Don’t Blame Authoritarianism for Bad Peacekeeping

United Nations peacekeepers from Rwanda wait to escort members of the U.N. Security Council as they arrive at the airport in Juba, South Sudan, Sept. 2, 2016 (AP photo by Justin Lynch).
United Nations peacekeepers from Rwanda wait to escort members of the U.N. Security Council as they arrive at the airport in Juba, South Sudan, Sept. 2, 2016 (AP photo by Justin Lynch).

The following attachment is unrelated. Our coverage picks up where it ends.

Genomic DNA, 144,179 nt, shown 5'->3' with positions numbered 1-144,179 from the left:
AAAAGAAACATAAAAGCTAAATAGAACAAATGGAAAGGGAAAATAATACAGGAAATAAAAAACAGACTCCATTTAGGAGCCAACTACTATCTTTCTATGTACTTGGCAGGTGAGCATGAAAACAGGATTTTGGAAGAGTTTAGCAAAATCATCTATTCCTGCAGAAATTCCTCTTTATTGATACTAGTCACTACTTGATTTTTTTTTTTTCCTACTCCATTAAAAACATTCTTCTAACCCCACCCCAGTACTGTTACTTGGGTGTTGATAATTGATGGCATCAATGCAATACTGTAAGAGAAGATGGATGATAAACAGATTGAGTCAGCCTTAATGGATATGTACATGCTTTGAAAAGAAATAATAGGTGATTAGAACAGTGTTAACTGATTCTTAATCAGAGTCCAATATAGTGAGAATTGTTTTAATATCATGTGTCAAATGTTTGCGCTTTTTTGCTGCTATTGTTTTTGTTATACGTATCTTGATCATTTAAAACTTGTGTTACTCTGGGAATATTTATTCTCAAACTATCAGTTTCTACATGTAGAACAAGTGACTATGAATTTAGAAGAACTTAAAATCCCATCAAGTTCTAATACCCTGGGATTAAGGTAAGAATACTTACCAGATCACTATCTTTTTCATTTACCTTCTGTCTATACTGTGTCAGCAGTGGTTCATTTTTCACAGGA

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The United Nations has no standing army, despite its initial plans to create one. Instead, when it launches a peace operation—the best established tool the international community has to address security threats—it relies on member states to voluntarily contribute personnel and troops. These U.N. deployments have grown in number and size throughout the 21st century, reaching a peak around 2014, when more than 100,000 military peacekeepers were stationed around the world. Today, four of the U.N.’s 12 peace operations—in South Sudan, Mali, the Democratic Republic of Congo and the Central African Republic—are staffed with more than 10,000 troops each. Along the […]

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